On Riding with Pride


What a thing it is to drive a cab around London on a sunny Saturday afternoon and be showered with love and affection everywhere you go – believe me, being a taxi driver isn’t always like that.

Back in October 2013 I wrote my first blog post about picking up the Bishop of Salisbury, the Church of England’s first bishop to back same-sex marriage. I wrote about the stereotypical idea of the London cabbie as a man of socially illiberal views and fantasised about what a positive message about the trade it would send to drive around in a rainbow cab in solidarity with the LGBT rights movement.

This January I resolved to get more involved in the gay community and contacted Martyn Loukes, chair of TfL’s LGBT network OUTbound, with a view to making my rainbow cab dream a reality. My suggestion was that I drive my cab in TfL’s entry into the Pride parade in June, and that we covered it with a rainbow livery for the occasion. Martyn was instantly keen and we got cracking on making it happen.

TfL designed the livery along the same lines as that of the number 8 bus already in service, taxi advertising firm Ubiquitous sponsored the fitting, and my gracious gaffer Howard at Easyrentacab in Bethnal Green gave permission for his cab to be wrapped and driven in the parade. The transformation was carried out last week ready for International Day Against Homophobia, Transphobia & Biphobia. It’s on the street now. Look out for it and give me a wave.

It is such a thrill to drive this cab. It has changed my job. I am constantly photographed as I go around town. People point, stare, smile; I hear them reading out loud as I go by, “Ride with Pride? Ride with Pride!” I get thumbs ups. People shout, “Love it!” as I pass. The positive response from pedestrians, passengers and other cabbies has been overwhelming.

It is very nice indeed that despite the current, many and much discussed elsewhere disagreements between TfL and the taxi trade, we have been able to work together to make this happen. I am absolutely delighted that for the first time, this year a hackney carriage will be parading with TfL in Pride alongside a Routemaster bus, right at the heart of the London transport family, which is exactly where we should be.

Waiting at the lights at the Britannia Junction, Camden, on Saturday night, a little old craggy-faced Irishman tapped at the window. “Excuse me mate”, he said, “Where are the gay bars around here?” Old men don’t normally ask me directions to gay bars at traffic lights, and it was with some sadness that I realised that, now the Black Cap has been taken from us I was unable to help him.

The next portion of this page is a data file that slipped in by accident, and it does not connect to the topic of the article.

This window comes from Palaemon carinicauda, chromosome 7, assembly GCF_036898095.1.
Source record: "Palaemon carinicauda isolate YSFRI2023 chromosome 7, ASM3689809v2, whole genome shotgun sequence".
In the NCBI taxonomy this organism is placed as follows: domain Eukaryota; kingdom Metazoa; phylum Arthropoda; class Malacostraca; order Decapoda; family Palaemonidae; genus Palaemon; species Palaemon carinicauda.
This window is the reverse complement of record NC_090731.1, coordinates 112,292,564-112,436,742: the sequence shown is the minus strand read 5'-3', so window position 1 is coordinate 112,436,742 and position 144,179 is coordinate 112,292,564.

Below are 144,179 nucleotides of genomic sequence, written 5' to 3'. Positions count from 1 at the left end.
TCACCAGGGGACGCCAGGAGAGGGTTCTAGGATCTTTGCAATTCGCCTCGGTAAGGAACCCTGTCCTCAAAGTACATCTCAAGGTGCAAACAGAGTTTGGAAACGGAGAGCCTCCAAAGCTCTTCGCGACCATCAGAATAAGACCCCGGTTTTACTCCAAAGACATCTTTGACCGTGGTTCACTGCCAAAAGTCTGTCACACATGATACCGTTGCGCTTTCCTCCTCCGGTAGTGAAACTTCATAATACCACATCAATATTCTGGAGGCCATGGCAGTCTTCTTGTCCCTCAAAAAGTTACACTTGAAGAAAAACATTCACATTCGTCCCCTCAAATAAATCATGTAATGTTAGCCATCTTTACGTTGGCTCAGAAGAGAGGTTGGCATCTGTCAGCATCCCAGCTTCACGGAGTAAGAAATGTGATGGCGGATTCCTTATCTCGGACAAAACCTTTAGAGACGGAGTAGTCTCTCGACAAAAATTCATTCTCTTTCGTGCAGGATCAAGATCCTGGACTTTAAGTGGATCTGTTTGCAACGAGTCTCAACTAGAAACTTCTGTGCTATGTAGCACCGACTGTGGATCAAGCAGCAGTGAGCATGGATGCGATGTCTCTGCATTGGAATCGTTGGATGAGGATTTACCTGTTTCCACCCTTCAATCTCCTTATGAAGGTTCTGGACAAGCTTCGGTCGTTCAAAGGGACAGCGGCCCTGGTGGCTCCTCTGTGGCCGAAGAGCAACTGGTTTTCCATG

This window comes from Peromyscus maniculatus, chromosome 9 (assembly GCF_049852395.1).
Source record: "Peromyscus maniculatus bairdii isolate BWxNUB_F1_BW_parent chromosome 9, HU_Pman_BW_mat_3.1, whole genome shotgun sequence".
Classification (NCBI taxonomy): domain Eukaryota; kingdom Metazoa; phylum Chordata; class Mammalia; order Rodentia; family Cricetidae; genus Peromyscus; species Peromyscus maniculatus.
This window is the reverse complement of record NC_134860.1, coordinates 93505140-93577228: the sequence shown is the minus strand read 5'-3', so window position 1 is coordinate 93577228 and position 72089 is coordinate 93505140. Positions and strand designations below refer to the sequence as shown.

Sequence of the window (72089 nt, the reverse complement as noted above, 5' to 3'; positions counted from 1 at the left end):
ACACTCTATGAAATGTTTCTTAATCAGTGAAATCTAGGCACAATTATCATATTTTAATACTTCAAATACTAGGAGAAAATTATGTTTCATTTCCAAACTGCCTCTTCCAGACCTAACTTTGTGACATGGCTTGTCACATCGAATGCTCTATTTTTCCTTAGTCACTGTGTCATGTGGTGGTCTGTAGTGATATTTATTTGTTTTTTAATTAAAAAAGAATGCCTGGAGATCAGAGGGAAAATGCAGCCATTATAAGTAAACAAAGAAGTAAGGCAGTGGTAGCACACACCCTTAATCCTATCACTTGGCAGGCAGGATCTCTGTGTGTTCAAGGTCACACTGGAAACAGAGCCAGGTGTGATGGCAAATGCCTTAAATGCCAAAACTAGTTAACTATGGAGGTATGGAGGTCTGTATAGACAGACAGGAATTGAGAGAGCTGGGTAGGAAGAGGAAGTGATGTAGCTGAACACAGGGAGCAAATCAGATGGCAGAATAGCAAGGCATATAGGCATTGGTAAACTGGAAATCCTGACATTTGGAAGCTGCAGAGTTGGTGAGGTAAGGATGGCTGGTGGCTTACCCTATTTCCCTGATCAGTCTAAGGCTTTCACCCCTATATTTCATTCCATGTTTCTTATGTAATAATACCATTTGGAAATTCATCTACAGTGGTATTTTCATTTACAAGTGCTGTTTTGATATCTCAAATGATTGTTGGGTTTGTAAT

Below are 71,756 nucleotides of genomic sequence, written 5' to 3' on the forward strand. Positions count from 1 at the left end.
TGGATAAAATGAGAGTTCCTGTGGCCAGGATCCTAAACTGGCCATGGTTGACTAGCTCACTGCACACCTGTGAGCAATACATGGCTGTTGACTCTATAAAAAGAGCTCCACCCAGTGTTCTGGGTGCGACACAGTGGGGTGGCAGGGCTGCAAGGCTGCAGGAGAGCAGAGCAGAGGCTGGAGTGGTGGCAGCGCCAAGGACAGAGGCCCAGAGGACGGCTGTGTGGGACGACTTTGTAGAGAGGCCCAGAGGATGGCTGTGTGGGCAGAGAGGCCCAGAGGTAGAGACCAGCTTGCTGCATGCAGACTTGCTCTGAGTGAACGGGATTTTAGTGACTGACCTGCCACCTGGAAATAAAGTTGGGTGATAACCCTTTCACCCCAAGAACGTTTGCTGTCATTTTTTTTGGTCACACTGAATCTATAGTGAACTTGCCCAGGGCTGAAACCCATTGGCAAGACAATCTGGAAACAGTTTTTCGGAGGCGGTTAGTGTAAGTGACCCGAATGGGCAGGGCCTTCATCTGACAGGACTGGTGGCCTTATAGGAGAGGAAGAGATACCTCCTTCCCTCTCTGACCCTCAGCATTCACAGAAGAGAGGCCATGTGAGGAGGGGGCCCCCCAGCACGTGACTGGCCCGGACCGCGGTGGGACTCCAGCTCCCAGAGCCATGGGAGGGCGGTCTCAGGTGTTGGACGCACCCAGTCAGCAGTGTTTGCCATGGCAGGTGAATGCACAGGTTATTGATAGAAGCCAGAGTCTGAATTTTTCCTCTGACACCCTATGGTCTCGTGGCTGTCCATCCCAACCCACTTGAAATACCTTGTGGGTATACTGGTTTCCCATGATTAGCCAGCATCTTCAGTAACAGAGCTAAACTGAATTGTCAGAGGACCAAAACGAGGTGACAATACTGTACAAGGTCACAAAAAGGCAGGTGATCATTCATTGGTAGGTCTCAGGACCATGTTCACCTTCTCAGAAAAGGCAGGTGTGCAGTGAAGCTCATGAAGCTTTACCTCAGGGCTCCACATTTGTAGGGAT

On Friday in Shad Thames I was delayed by some huge group cycle ride going past. There must have been two- or three-hundred of them. Many of them cheered me as they went by. I’m not sure if they thought Ride with Pride was a cycling thing or what, but it was lovely anyway. There I was, a London taxi driver, filled with joy and grinning my head off in the evening sun as hundreds of happy cyclists rode past, holding me up, cheering, smiling and waving as they went. The normal way of things is being turned on its head by my beautiful taxi.

And this is the thing – it’s not just about being gay. It’s about going around and spreading a message of love and positivity for everyone. You don’t have to be gay to be proud of who you are. I see the rainbow cab and the Ride with Pride slogan as a simple celebration of diversity and inclusivity. It’s Pride in who you are, it’s Pride in this venerable and brilliant taxi trade, and it’s Pride in this dazzling and all-welcoming city.

Wouldn’t it be wonderful to see more cabs going around this magnificent city in advertising liveries that don’t sell but instead give – a message of love emblazoned on an iconic London taxi truly is a fabulous thing. It presents the trade in a different, positive, open and welcoming light. It says “Yes.” It says, “London, we love you. All of you.” It says Yes to love, Yes to kindness, Yes to the city, Yes to the world, and Yes to open hearts and minds.

Ride with Pride everybody, Ride with Pride – because you’re bloody marvellous, every last one of you. As that great Londoner Jonny Blamey might say, let’s have a revolution of love.


About ianbeetlestone

Cabbie & writer
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3 Responses to On Riding with Pride

  1. Martyn Loukes says:

    Thanks Ian – lovely blog. It’s been a pleasure working with you.

  2. brian webb says:

    Yo – peace and love- as we used to say (and mean) a hundred years ago when I were a lad B

    Sent from my iPod


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